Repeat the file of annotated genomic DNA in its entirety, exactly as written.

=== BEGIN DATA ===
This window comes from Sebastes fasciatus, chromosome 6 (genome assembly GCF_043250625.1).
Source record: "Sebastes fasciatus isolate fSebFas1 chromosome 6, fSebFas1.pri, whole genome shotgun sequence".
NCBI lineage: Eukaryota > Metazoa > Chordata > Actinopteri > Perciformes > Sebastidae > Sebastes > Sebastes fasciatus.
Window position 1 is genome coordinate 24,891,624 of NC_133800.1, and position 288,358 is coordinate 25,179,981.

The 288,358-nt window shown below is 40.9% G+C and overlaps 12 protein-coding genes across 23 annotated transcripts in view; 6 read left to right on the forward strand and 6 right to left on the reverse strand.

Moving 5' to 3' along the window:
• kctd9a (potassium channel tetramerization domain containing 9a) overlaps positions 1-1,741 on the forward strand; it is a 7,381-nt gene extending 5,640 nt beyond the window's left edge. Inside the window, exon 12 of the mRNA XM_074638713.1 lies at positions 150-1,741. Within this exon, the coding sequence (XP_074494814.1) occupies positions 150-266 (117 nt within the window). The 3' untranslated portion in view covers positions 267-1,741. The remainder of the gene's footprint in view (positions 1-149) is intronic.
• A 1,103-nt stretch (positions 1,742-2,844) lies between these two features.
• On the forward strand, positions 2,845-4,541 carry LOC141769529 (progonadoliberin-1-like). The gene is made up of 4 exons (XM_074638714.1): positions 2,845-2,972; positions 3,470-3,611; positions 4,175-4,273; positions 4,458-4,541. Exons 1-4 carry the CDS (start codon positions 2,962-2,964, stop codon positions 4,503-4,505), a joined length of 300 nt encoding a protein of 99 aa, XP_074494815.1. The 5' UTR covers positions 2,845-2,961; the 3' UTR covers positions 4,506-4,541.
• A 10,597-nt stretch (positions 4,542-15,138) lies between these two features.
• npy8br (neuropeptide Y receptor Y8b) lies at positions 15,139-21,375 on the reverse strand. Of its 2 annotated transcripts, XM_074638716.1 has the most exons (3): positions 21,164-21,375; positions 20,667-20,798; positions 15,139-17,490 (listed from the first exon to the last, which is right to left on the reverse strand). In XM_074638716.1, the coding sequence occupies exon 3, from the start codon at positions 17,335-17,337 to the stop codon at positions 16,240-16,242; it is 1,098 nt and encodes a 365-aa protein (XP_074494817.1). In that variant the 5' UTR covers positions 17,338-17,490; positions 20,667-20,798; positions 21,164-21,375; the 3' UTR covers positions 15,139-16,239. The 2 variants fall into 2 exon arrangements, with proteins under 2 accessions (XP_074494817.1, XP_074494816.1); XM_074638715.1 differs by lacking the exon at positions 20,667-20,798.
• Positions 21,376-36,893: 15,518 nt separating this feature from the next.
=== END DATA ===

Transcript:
This window comes from Sebastes fasciatus, chromosome 6 (genome assembly GCF_043250625.1).
Source record: "Sebastes fasciatus isolate fSebFas1 chromosome 6, fSebFas1.pri, whole genome shotgun sequence".
NCBI lineage: Eukaryota > Metazoa > Chordata > Actinopteri > Perciformes > Sebastidae > Sebastes > Sebastes fasciatus.
Window position 1 is genome coordinate 24,891,624 of NC_133800.1, and position 288,358 is coordinate 25,179,981.

The 288,358-nt window shown below is 40.9% G+C and overlaps 12 protein-coding genes across 23 annotated transcripts in view; 6 read left to right on the forward strand and 6 right to left on the reverse strand.

Moving 5' to 3' along the window:
• kctd9a (potassium channel tetramerization domain containing 9a) overlaps positions 1-1,741 on the forward strand; it is a 7,381-nt gene extending 5,640 nt beyond the window's left edge. Inside the window, exon 12 of the mRNA XM_074638713.1 lies at positions 150-1,741. Within this exon, the coding sequence (XP_074494814.1) occupies positions 150-266 (117 nt within the window). The 3' untranslated portion in view covers positions 267-1,741. The remainder of the gene's footprint in view (positions 1-149) is intronic.
• A 1,103-nt stretch (positions 1,742-2,844) lies between these two features.
• On the forward strand, positions 2,845-4,541 carry LOC141769529 (progonadoliberin-1-like). The gene is made up of 4 exons (XM_074638714.1): positions 2,845-2,972; positions 3,470-3,611; positions 4,175-4,273; positions 4,458-4,541. Exons 1-4 carry the CDS (start codon positions 2,962-2,964, stop codon positions 4,503-4,505), a joined length of 300 nt encoding a protein of 99 aa, XP_074494815.1. The 5' UTR covers positions 2,845-2,961; the 3' UTR covers positions 4,506-4,541.
• A 10,597-nt stretch (positions 4,542-15,138) lies between these two features.
• npy8br (neuropeptide Y receptor Y8b) lies at positions 15,139-21,375 on the reverse strand. Of its 2 annotated transcripts, XM_074638716.1 has the most exons (3): positions 21,164-21,375; positions 20,667-20,798; positions 15,139-17,490 (listed from the first exon to the last, which is right to left on the reverse strand). In XM_074638716.1, the coding sequence occupies exon 3, from the start codon at positions 17,335-17,337 to the stop codon at positions 16,240-16,242; it is 1,098 nt and encodes a 365-aa protein (XP_074494817.1). In that variant the 5' UTR covers positions 17,338-17,490; positions 20,667-20,798; positions 21,164-21,375; the 3' UTR covers positions 15,139-16,239. The 2 variants fall into 2 exon arrangements, with proteins under 2 accessions (XP_074494817.1, XP_074494816.1); XM_074638715.1 differs by lacking the exon at positions 20,667-20,798.
• Positions 21,376-36,893: 15,518 nt separating this feature from the next.